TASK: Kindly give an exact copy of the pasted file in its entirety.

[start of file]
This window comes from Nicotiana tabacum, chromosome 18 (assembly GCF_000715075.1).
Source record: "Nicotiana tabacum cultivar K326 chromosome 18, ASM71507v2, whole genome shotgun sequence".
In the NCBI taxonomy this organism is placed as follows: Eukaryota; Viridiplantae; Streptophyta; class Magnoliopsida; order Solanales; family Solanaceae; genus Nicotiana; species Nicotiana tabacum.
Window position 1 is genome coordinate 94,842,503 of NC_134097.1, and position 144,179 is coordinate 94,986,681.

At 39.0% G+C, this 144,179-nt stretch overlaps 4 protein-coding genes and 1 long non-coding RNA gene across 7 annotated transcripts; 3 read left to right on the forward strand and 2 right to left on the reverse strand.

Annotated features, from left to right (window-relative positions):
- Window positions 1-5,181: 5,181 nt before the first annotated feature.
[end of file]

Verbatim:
This window comes from Nicotiana tabacum, chromosome 18 (assembly GCF_000715075.1).
Source record: "Nicotiana tabacum cultivar K326 chromosome 18, ASM71507v2, whole genome shotgun sequence".
In the NCBI taxonomy this organism is placed as follows: Eukaryota; Viridiplantae; Streptophyta; class Magnoliopsida; order Solanales; family Solanaceae; genus Nicotiana; species Nicotiana tabacum.
Window position 1 is genome coordinate 94,842,503 of NC_134097.1, and position 144,179 is coordinate 94,986,681.

At 39.0% G+C, this 144,179-nt stretch overlaps 4 protein-coding genes and 1 long non-coding RNA gene across 7 annotated transcripts; 3 read left to right on the forward strand and 2 right to left on the reverse strand.

Annotated features, from left to right (window-relative positions):
- Window positions 1-5,181: 5,181 nt before the first annotated feature.